May 2, 2019 posted by Steve Stanchfield

Mine (and Yours): Favorite Important Moments in Animation History!

Short post this week. It’s reviews week here at the school, and barely a moment to breathe, nearly from sun up to well after sun down— but, happily, it isn’t quite midnight here yet, so I’m happy to be writing a little of this week’s post!

The coming weeks will bring a lot of new scanning, some new members to the Thunderbean staff (to help with orders, restoration and organizing the soon-to-be new Thunderbean office. Small but mighty! Orders are still going out, slower than I’d like, and I’ve been unable to put any time into anything this week so far. The good news is that Friday is free, so I’m looking forward to seeing what everyone got done and what’s left.

I need to grade all the final papers for the animation history class on Friday and over the weekend, and thumbing through the papers made me think about my own favorite moments in the history of animation. As is usual, quite a few papers are on Anime, but others were on pretty unusual (for students) aspects of the industry, from an analysis of box office receipts vs. quality of animated features, to editing/ censorship (very hot at this exact moment) to an interesting analysis of why Donald Duck is more popular than Mickey Mouse everywhere but the United States. My favorite so far from the class was a student’s psychoanalysis of all the main characters in Disney’s Pinocchio. The writer’s empathy, interestingly, was with Jimmy Cricket, who some believe is the true central character of the film (I’m somewhat in agreement since he has the strongest character arch).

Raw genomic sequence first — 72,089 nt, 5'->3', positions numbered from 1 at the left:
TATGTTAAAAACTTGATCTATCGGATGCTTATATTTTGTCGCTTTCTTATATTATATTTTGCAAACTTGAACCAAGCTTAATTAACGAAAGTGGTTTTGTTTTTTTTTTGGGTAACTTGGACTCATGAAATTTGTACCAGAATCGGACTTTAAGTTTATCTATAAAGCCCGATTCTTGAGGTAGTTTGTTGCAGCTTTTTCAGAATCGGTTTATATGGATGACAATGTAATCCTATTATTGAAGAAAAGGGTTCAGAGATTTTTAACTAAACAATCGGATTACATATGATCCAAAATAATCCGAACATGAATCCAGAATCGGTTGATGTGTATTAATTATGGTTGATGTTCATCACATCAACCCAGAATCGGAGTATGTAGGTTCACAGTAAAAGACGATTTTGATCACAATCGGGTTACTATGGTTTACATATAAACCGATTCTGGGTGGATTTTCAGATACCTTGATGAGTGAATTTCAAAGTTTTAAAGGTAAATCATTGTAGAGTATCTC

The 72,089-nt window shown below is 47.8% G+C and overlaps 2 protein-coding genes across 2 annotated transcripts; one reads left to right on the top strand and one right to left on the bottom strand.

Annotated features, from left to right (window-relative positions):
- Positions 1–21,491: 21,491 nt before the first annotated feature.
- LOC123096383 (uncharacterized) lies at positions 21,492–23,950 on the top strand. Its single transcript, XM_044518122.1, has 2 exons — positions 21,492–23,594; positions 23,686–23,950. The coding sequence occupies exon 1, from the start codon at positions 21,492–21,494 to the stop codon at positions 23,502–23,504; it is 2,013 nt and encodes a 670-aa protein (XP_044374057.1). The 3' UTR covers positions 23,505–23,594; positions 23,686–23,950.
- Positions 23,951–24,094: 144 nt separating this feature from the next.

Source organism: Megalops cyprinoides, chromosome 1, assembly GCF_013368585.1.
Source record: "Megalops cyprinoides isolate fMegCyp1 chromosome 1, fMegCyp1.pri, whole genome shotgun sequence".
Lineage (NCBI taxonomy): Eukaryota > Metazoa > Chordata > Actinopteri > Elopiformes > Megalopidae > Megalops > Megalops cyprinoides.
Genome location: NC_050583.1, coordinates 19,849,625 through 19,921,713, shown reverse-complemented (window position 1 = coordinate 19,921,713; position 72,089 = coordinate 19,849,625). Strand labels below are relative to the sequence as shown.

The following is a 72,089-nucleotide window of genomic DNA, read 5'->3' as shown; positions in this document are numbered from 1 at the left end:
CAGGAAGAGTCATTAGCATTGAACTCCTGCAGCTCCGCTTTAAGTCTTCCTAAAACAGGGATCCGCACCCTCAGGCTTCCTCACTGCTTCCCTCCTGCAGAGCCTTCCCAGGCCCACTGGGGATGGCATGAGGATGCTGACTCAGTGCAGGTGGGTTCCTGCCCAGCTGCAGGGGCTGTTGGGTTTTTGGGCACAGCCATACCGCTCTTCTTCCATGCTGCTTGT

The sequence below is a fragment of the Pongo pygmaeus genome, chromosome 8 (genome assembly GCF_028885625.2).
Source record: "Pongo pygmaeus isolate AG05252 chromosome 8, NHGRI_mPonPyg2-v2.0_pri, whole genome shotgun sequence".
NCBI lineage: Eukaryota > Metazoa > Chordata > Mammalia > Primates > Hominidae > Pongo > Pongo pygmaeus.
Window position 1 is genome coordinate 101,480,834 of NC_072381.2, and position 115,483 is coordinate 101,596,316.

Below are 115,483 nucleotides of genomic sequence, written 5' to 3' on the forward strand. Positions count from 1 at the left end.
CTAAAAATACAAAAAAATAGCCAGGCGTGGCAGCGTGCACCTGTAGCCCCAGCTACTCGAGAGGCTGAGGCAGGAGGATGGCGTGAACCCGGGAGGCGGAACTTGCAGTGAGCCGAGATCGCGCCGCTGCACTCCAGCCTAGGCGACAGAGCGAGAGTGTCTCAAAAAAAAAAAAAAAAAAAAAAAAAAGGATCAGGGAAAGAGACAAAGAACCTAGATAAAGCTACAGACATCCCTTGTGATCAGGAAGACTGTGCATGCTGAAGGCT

So, here are 10 of my favorite ‘moments’ in animation history. Please share some of yours below!

1) Mr. Bug Goes to Town press screening (Dec 5, 1941)
What could be better attending this particular screening? This is my time machine wish.

2) The Old Mill (1937) wins best animated short subject, 1938
AMPAS was nice enough to list the awards given that night here, so you can see the good company this amazing short was in:

3) Disney Studio’s soundstages are commandeered by the Army – for use as a defense and repair facility (December 8, 1941)

4) The Fischer Price Movie Viewer debuts, with Disney’s Lonesome Ghosts cartridge (1973). The actual films in the viewer were not completely helpful for up and coming animators in that they took a lot of frames out so you wouldn’t have to crank to oblivion to see the movie! Someone scanned some of the films and put it up on youtube- and that’s why everything runs so fast at a normal projection speed!

5) At the New York Center Theatre Premiere of Pinocchio, midgets strip out of their Pinocchio costumes (February 7, 1940) Go to the bottom of this article— there’s a rare and pretty nice picture of them before the debacle!

6) The Flintstone’s premieres (Set 30, 1960)

7) The animated feature Raggedy Ann and Andy premieres (April 1, 1977)

8) Classic Japanese animated film Akira released (July, 1988)

9) Fleischer Studios opens in Miami, Florida (September 5, 1938).
Here’s a nifty article by our own Jerry Beck on this very event!

10) Disney company trades football player sports commentator Al Michaels to Universal Pictures to retrieve certain rights to Oswald The Lucky Rabbit (Feb 07, 2006)